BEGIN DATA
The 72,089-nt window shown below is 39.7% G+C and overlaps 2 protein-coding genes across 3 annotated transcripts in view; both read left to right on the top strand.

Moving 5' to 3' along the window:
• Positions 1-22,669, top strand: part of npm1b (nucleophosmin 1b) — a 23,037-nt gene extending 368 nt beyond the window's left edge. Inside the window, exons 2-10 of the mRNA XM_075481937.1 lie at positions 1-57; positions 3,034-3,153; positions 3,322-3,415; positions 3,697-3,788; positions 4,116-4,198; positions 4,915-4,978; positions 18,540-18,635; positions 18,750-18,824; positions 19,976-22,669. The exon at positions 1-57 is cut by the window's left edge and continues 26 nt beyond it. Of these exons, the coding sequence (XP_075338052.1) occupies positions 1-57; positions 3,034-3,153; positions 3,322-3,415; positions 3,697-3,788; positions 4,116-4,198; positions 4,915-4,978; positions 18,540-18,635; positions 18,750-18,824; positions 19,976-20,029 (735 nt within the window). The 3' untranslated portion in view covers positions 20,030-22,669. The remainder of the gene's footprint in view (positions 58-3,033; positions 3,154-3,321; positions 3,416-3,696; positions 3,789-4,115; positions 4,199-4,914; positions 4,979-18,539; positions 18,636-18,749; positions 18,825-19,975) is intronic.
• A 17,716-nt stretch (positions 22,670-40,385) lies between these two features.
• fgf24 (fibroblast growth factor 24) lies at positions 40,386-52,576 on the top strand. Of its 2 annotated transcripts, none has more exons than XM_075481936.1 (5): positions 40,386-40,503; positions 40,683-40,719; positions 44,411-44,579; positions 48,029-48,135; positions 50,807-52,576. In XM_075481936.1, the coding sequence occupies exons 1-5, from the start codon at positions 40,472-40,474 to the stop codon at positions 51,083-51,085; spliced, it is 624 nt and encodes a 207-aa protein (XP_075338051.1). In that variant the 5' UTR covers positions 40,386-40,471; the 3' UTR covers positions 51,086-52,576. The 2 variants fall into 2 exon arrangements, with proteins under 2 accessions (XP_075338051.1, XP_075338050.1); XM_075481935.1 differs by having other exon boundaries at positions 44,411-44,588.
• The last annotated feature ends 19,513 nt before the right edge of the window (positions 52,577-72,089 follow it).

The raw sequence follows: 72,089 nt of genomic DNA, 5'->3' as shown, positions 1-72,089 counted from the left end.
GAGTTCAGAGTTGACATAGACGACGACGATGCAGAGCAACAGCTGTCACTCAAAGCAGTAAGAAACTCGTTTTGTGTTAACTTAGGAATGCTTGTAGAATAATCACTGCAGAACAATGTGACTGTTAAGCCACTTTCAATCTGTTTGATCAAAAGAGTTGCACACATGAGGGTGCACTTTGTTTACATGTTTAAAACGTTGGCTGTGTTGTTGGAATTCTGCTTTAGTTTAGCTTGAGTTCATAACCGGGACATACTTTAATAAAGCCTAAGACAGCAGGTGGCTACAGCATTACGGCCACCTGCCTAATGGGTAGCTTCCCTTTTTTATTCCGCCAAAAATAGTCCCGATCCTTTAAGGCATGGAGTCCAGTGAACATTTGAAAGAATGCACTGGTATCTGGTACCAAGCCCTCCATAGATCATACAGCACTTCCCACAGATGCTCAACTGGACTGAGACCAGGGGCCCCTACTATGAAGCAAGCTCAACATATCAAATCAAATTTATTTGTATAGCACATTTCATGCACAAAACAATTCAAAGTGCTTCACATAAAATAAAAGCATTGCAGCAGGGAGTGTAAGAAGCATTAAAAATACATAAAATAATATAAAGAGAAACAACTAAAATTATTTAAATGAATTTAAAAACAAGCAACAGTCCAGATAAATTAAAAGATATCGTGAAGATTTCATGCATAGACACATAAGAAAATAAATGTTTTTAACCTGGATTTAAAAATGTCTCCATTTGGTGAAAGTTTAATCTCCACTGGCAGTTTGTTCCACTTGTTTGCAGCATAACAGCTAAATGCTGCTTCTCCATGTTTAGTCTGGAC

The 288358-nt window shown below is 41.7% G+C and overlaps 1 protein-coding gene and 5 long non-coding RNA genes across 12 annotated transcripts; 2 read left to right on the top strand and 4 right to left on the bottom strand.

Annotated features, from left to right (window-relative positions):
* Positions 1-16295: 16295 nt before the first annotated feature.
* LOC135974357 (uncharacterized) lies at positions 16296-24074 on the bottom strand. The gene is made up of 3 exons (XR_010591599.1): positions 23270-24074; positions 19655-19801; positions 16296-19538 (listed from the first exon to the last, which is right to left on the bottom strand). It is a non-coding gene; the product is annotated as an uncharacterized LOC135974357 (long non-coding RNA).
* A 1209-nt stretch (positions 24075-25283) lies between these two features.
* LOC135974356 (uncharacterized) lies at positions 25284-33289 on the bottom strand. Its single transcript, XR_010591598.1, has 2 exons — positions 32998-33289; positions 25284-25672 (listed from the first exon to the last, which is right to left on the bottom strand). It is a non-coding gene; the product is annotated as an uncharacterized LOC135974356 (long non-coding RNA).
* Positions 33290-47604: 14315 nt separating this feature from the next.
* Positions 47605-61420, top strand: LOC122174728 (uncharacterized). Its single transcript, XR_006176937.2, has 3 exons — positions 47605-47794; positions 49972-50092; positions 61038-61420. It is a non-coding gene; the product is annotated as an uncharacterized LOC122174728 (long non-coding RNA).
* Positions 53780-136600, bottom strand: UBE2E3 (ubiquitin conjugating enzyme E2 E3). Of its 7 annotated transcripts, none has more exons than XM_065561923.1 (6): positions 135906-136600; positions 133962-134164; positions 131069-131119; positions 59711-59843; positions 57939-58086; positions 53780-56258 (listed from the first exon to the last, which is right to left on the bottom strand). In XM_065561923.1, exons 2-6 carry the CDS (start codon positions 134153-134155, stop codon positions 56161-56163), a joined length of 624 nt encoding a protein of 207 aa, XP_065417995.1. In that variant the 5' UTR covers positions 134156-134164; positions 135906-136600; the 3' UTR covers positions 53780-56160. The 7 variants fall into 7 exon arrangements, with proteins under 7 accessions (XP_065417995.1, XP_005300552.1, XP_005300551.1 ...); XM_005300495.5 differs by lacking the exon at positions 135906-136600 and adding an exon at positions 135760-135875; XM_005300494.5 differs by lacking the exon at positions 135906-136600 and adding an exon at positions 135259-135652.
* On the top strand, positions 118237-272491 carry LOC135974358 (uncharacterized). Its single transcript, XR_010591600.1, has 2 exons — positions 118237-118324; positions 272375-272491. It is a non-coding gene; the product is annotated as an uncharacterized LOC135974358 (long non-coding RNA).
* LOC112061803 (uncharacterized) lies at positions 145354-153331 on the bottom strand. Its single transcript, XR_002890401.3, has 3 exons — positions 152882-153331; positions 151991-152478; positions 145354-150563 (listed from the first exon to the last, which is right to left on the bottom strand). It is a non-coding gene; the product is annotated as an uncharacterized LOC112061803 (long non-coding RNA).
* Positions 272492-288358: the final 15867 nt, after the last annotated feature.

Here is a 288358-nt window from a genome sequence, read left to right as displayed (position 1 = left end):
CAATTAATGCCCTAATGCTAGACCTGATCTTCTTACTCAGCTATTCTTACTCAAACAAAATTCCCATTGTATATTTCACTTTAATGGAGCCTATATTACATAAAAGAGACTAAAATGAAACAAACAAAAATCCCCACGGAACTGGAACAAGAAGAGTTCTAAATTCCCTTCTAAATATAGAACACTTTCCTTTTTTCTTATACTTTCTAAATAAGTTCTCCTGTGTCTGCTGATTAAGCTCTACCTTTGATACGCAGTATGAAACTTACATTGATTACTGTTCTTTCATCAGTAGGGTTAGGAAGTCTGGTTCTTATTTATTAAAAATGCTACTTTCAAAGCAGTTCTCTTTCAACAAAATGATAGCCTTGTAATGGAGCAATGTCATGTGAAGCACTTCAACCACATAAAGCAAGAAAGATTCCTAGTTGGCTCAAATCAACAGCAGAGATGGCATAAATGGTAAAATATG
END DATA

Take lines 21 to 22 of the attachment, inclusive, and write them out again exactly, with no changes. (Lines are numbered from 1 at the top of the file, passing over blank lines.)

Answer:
Here is a 288358-nt window from a genome sequence, read left to right as displayed (position 1 = left end):
CAATTAATGCCCTAATGCTAGACCTGATCTTCTTACTCAGCTATTCTTACTCAAACAAAATTCCCATTGTATATTTCACTTTAATGGAGCCTATATTACATAAAAGAGACTAAAATGAAACAAACAAAAATCCCCACGGAACTGGAACAAGAAGAGTTCTAAATTCCCTTCTAAATATAGAACACTTTCCTTTTTTCTTATACTTTCTAAATAAGTTCTCCTGTGTCTGCTGATTAAGCTCTACCTTTGATACGCAGTATGAAACTTACATTGATTACTGTTCTTTCATCAGTAGGGTTAGGAAGTCTGGTTCTTATTTATTAAAAATGCTACTTTCAAAGCAGTTCTCTTTCAACAAAATGATAGCCTTGTAATGGAGCAATGTCATGTGAAGCACTTCAACCACATAAAGCAAGAAAGATTCCTAGTTGGCTCAAATCAACAGCAGAGATGGCATAAATGGTAAAATATG